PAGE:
Have you been thinking about the Mystery of the Disappearing Airplane?
Maybe like me it has grabbed your attention – And I usually don’t get caught up in most current events. But this mystery? Two weeks’ running, it came up during Joys & Concerns in church. We talked about it at dinner with friends. On a 6 mile run, a friend of mine and I speculated what had happened. (Aliens? Parallel Universe?) During Sunday School, everyone shared a theory. And of course, it’s been all over Facebook.
Why are we so fascinated? Did you know someone on the flight? Do you know someone who knows someone? Are you an airline pilot? Do you fly Malaysian Air frequently? Will finding out what happened change your life in any way? What is it about this story that has grabbed our attention like this? Why are we so fascinated?
Our brains don’t like mysteries – Actually, our brains are obsessed with mysteries. We want to figure them out. We don’t like loose ends. We go over and over and over all the pieces, all the facts, all the possible outcomes. Mysteries are “sticky.” When we’re in a new, or especially traumatic or challenging situation, our brains spin wheels constantly to make sense of it. If you are a Sherlock Fan, remember how much time was spent on possible explanations for his “death by suicide but really not?” (google “sherlock fake death and you’ll have 2,770,000 websites to investigate.)
And we underestimate how mysteries obsess us – How curious we’ll be, how hard the “not knowing.” (In one study, participants were offered a candy bar before they took a geography test, waiving their right to their score or the answers. Those who chose the candy bar were surprisingly unhappy afterwards. See “Stumbling into Happiness,” p 128.)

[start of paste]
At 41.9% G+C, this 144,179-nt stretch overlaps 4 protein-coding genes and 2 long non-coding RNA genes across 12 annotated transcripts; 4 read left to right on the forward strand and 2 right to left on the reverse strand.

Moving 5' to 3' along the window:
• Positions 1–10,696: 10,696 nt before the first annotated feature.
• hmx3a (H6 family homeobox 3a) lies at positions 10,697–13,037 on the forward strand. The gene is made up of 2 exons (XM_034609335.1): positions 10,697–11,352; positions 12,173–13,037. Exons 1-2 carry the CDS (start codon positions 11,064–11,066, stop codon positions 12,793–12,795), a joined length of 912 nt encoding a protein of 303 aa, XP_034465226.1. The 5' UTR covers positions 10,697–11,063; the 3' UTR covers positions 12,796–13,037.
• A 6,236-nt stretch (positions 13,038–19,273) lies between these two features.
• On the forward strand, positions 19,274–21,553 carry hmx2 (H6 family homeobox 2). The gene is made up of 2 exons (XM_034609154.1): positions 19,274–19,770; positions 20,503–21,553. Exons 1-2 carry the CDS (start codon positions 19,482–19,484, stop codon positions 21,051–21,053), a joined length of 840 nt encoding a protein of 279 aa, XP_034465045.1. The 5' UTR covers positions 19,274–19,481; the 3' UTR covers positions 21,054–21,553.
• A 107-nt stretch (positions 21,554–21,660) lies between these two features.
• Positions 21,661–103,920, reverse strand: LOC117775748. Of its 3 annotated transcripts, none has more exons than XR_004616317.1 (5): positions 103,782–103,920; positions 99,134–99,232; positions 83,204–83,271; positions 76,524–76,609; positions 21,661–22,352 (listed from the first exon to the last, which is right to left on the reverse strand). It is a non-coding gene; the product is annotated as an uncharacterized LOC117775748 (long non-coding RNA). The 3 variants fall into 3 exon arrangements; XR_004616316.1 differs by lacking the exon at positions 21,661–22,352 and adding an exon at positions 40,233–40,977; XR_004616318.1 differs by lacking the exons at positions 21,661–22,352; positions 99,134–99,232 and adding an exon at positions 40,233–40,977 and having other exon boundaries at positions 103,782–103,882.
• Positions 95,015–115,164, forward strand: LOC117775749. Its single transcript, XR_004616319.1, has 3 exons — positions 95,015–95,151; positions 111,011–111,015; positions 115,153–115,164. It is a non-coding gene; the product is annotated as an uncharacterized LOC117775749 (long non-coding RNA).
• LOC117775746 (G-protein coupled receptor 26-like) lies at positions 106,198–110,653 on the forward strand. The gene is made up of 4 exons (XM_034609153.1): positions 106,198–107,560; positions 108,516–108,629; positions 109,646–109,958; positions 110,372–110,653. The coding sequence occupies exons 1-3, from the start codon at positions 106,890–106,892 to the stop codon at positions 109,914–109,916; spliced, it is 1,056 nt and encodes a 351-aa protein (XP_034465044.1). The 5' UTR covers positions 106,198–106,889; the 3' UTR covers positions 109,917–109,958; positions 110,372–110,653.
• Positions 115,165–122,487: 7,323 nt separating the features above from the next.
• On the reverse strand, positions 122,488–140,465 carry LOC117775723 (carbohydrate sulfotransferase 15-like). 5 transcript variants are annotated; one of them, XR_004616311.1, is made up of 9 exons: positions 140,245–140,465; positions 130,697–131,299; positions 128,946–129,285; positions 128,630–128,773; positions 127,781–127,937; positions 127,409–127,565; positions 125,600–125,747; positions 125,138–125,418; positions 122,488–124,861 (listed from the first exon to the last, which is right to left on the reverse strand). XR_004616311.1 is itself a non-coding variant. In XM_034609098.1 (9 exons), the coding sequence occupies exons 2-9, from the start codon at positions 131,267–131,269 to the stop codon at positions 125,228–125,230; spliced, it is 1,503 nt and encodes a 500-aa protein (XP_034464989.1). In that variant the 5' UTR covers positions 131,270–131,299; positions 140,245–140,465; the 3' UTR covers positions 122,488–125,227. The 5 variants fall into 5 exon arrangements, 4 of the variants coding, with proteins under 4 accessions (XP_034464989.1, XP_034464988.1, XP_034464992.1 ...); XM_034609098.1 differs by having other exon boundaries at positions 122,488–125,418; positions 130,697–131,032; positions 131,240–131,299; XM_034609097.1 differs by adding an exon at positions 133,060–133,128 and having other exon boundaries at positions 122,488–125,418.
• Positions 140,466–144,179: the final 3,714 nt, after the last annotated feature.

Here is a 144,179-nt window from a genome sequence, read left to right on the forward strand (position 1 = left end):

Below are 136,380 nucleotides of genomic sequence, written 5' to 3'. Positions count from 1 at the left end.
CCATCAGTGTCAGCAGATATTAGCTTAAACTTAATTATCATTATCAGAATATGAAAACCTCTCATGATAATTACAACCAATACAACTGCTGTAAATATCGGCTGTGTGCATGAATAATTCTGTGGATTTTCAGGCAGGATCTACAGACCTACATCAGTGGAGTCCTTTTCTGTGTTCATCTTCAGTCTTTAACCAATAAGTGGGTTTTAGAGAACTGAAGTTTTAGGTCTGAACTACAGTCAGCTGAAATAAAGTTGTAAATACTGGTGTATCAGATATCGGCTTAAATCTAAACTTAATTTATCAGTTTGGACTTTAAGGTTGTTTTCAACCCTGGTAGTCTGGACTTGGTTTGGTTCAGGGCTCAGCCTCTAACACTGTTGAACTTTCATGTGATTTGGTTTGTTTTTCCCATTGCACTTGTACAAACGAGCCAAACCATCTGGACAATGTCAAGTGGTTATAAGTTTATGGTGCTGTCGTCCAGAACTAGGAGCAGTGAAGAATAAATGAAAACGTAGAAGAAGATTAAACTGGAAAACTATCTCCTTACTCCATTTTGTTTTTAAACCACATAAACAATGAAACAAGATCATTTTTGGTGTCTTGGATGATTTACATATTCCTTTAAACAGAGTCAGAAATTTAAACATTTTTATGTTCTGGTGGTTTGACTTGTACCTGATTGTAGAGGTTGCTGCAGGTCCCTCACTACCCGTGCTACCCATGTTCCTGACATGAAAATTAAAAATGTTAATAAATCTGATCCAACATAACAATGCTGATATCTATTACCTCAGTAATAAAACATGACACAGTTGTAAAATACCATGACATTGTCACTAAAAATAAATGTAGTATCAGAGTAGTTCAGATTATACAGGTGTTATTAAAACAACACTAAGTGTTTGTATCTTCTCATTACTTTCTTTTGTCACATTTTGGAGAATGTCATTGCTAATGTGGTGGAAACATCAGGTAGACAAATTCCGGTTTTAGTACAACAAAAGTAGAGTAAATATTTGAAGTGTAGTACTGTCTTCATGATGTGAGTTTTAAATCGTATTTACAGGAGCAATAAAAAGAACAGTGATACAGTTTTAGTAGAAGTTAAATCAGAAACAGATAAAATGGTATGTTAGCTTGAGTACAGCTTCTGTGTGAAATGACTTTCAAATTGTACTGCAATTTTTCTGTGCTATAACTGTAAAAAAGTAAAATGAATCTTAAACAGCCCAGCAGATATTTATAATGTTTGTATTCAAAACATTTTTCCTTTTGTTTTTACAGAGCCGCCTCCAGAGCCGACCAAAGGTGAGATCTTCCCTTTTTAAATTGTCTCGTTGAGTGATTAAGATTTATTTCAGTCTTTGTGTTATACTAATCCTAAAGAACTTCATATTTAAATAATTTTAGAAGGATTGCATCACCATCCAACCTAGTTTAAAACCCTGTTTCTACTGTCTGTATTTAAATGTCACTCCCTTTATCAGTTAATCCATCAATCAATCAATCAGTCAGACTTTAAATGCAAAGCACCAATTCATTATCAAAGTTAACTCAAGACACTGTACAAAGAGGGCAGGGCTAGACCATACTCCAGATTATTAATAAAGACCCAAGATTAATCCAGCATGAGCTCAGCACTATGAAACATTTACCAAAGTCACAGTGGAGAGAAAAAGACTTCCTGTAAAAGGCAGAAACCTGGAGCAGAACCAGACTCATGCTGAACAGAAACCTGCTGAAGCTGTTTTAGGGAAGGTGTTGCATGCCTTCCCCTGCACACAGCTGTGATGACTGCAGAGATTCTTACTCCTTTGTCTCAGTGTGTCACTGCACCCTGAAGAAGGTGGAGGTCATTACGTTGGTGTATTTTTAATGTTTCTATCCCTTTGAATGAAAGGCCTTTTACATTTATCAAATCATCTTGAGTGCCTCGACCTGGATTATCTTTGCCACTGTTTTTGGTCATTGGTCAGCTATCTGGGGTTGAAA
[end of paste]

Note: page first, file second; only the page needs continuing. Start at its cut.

But our brains are “Wired for Story,” as one book title suggests. Stories change our brains. No wonder Jesus told so many stories: It’s how we learn. And not just facts, or life lessons, but how we learn to connect.
Even when we remindourselves that the answers to this mystery won’t change our lives, our brains are desperate to learn what we can in case we ever are on an airplane that disappears. Better yet, our brains take the “meta-story” approach: Less important than “How to survive when your airplane disappears” is picking up a lesson on figuring out who we can trust and who we should not trust in threatening situations. (See http://greatergood.berkeley.edu/article/item/how_stories_change_brain for more research.)
And of course, our brains live to make meaning. To find connections even when none exist. To come up with answers. To make sense of a random, chaotic world. It’s why superstitions and bad theology persist in rational, even scientifically-trained minds. We mindlessly choose irrational beliefs because they soothe the anxiety of uncertainty.
But mysteries? They’ll continue to grab our attention – One day, we very well may need the lessons they teach us.